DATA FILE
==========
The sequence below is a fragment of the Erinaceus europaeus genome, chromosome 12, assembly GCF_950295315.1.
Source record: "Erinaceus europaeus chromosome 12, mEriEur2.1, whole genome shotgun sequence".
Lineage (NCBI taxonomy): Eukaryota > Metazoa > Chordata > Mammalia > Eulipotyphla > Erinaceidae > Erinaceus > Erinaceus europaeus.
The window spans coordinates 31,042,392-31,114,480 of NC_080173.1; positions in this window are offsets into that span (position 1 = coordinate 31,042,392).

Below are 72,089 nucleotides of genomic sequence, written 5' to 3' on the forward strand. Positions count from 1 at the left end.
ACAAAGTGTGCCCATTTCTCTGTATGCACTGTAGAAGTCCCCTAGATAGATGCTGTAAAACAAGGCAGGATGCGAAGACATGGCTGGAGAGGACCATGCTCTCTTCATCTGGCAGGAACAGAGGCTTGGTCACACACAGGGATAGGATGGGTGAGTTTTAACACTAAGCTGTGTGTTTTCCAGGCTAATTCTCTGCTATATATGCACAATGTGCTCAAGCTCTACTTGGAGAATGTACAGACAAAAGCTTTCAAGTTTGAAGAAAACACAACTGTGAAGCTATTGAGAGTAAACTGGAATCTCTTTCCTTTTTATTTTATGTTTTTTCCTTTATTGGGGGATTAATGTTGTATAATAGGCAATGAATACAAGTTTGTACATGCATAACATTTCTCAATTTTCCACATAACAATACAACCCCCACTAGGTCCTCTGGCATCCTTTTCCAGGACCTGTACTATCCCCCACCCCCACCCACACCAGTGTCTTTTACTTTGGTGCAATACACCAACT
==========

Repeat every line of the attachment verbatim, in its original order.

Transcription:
The sequence below is a fragment of the Erinaceus europaeus genome, chromosome 12, assembly GCF_950295315.1.
Source record: "Erinaceus europaeus chromosome 12, mEriEur2.1, whole genome shotgun sequence".
Lineage (NCBI taxonomy): Eukaryota > Metazoa > Chordata > Mammalia > Eulipotyphla > Erinaceidae > Erinaceus > Erinaceus europaeus.
The window spans coordinates 31,042,392-31,114,480 of NC_080173.1; positions in this window are offsets into that span (position 1 = coordinate 31,042,392).

Below are 72,089 nucleotides of genomic sequence, written 5' to 3' on the forward strand. Positions count from 1 at the left end.
ACAAAGTGTGCCCATTTCTCTGTATGCACTGTAGAAGTCCCCTAGATAGATGCTGTAAAACAAGGCAGGATGCGAAGACATGGCTGGAGAGGACCATGCTCTCTTCATCTGGCAGGAACAGAGGCTTGGTCACACACAGGGATAGGATGGGTGAGTTTTAACACTAAGCTGTGTGTTTTCCAGGCTAATTCTCTGCTATATATGCACAATGTGCTCAAGCTCTACTTGGAGAATGTACAGACAAAAGCTTTCAAGTTTGAAGAAAACACAACTGTGAAGCTATTGAGAGTAAACTGGAATCTCTTTCCTTTTTATTTTATGTTTTTTCCTTTATTGGGGGATTAATGTTGTATAATAGGCAATGAATACAAGTTTGTACATGCATAACATTTCTCAATTTTCCACATAACAATACAACCCCCACTAGGTCCTCTGGCATCCTTTTCCAGGACCTGTACTATCCCCCACCCCCACCCACACCAGTGTCTTTTACTTTGGTGCAATACACCAACT